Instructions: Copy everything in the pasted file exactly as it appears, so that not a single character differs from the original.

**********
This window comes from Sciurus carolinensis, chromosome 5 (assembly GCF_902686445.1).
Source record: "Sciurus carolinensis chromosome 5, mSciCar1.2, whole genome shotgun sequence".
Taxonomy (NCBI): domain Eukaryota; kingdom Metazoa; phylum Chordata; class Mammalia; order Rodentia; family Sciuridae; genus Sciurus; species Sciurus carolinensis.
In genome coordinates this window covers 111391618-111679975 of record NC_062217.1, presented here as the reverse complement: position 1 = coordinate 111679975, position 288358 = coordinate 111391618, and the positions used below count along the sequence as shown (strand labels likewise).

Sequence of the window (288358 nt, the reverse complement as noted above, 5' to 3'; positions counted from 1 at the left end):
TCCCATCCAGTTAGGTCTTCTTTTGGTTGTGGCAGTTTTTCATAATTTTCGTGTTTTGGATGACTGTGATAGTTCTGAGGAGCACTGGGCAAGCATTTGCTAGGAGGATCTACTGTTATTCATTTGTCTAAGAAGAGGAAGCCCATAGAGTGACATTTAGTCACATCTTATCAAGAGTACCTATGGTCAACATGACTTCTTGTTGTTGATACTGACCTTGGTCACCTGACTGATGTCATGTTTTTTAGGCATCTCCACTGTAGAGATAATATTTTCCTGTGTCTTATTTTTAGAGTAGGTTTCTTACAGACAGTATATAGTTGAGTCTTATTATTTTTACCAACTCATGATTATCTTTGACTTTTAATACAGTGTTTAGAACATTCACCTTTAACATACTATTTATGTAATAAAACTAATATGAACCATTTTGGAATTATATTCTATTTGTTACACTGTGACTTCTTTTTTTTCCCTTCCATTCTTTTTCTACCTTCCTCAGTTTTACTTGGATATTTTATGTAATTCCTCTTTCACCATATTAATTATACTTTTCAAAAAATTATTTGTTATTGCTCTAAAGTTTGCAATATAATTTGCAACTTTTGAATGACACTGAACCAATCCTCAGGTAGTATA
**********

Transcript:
This window comes from Sciurus carolinensis, chromosome 5 (assembly GCF_902686445.1).
Source record: "Sciurus carolinensis chromosome 5, mSciCar1.2, whole genome shotgun sequence".
Taxonomy (NCBI): domain Eukaryota; kingdom Metazoa; phylum Chordata; class Mammalia; order Rodentia; family Sciuridae; genus Sciurus; species Sciurus carolinensis.
In genome coordinates this window covers 111391618-111679975 of record NC_062217.1, presented here as the reverse complement: position 1 = coordinate 111679975, position 288358 = coordinate 111391618, and the positions used below count along the sequence as shown (strand labels likewise).

Sequence of the window (288358 nt, the reverse complement as noted above, 5' to 3'; positions counted from 1 at the left end):
TCCCATCCAGTTAGGTCTTCTTTTGGTTGTGGCAGTTTTTCATAATTTTCGTGTTTTGGATGACTGTGATAGTTCTGAGGAGCACTGGGCAAGCATTTGCTAGGAGGATCTACTGTTATTCATTTGTCTAAGAAGAGGAAGCCCATAGAGTGACATTTAGTCACATCTTATCAAGAGTACCTATGGTCAACATGACTTCTTGTTGTTGATACTGACCTTGGTCACCTGACTGATGTCATGTTTTTTAGGCATCTCCACTGTAGAGATAATATTTTCCTGTGTCTTATTTTTAGAGTAGGTTTCTTACAGACAGTATATAGTTGAGTCTTATTATTTTTACCAACTCATGATTATCTTTGACTTTTAATACAGTGTTTAGAACATTCACCTTTAACATACTATTTATGTAATAAAACTAATATGAACCATTTTGGAATTATATTCTATTTGTTACACTGTGACTTCTTTTTTTTCCCTTCCATTCTTTTTCTACCTTCCTCAGTTTTACTTGGATATTTTATGTAATTCCTCTTTCACCATATTAATTATACTTTTCAAAAAATTATTTGTTATTGCTCTAAAGTTTGCAATATAATTTGCAACTTTTGAATGACACTGAACCAATCCTCAGGTAGTATA